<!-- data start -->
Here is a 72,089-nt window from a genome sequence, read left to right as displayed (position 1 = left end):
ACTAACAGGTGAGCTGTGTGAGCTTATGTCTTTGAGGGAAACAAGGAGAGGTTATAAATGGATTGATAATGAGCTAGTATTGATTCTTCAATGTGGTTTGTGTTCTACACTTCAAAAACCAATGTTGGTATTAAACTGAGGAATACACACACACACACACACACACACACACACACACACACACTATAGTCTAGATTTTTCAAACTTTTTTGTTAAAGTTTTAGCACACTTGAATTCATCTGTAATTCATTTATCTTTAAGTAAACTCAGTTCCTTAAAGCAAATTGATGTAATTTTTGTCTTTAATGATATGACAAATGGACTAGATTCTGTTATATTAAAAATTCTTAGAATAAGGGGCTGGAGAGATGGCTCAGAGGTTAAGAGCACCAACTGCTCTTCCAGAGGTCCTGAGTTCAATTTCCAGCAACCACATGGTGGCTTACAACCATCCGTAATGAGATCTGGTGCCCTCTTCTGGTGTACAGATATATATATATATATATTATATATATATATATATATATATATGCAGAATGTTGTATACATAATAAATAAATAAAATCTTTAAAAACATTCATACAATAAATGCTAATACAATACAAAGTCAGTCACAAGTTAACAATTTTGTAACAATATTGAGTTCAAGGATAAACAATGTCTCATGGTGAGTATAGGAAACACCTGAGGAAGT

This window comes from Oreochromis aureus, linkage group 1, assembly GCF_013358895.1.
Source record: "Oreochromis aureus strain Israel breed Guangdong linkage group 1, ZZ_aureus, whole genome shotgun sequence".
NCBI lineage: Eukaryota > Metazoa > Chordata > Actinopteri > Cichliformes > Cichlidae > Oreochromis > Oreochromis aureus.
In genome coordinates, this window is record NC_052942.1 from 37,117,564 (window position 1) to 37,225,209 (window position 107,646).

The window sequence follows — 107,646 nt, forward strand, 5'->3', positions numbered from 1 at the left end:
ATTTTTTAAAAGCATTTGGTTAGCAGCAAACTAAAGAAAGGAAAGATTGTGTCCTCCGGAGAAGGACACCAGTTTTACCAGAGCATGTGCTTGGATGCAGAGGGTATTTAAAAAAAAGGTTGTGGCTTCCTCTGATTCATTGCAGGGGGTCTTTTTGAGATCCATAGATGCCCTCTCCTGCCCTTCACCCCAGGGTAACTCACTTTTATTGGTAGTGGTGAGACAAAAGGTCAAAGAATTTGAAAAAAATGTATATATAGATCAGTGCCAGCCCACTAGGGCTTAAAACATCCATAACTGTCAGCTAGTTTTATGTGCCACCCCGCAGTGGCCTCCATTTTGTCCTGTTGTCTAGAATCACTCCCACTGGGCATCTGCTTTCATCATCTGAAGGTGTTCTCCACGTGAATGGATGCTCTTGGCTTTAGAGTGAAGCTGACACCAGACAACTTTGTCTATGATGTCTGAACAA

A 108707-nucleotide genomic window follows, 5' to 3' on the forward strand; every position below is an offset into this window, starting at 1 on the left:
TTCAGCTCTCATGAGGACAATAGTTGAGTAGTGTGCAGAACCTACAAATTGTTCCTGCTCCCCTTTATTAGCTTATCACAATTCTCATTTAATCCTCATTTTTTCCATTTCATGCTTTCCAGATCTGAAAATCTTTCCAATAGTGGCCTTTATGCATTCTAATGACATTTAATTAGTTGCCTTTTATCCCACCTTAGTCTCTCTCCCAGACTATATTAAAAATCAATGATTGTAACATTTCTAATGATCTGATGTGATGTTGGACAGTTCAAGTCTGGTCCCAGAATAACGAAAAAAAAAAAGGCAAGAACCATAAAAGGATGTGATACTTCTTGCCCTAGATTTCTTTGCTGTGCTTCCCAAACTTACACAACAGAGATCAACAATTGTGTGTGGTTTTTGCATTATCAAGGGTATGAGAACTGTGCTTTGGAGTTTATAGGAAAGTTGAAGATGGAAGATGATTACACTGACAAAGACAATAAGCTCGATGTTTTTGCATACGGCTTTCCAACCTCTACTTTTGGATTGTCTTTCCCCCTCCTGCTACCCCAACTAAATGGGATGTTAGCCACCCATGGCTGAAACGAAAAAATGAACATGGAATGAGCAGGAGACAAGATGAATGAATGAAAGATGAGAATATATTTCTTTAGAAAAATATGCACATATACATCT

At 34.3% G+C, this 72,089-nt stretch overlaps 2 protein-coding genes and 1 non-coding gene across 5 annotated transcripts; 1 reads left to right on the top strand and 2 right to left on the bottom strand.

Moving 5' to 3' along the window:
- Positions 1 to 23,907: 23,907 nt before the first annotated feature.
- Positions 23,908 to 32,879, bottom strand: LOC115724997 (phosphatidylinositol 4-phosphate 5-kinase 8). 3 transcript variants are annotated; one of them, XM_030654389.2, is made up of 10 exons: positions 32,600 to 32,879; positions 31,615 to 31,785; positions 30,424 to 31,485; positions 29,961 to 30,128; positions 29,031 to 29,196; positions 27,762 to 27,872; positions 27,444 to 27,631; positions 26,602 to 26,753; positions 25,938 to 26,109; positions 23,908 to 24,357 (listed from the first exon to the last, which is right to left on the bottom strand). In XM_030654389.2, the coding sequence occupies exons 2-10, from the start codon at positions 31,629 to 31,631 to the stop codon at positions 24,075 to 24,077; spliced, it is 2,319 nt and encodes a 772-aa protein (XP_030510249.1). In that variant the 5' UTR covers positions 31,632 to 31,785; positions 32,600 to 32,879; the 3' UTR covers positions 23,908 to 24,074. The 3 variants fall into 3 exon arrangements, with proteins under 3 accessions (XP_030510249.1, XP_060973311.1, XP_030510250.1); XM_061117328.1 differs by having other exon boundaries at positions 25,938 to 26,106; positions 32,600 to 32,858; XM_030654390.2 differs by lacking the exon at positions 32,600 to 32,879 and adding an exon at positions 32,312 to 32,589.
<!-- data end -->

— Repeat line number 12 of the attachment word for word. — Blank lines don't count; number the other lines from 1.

Moving 5' to 3' along the window: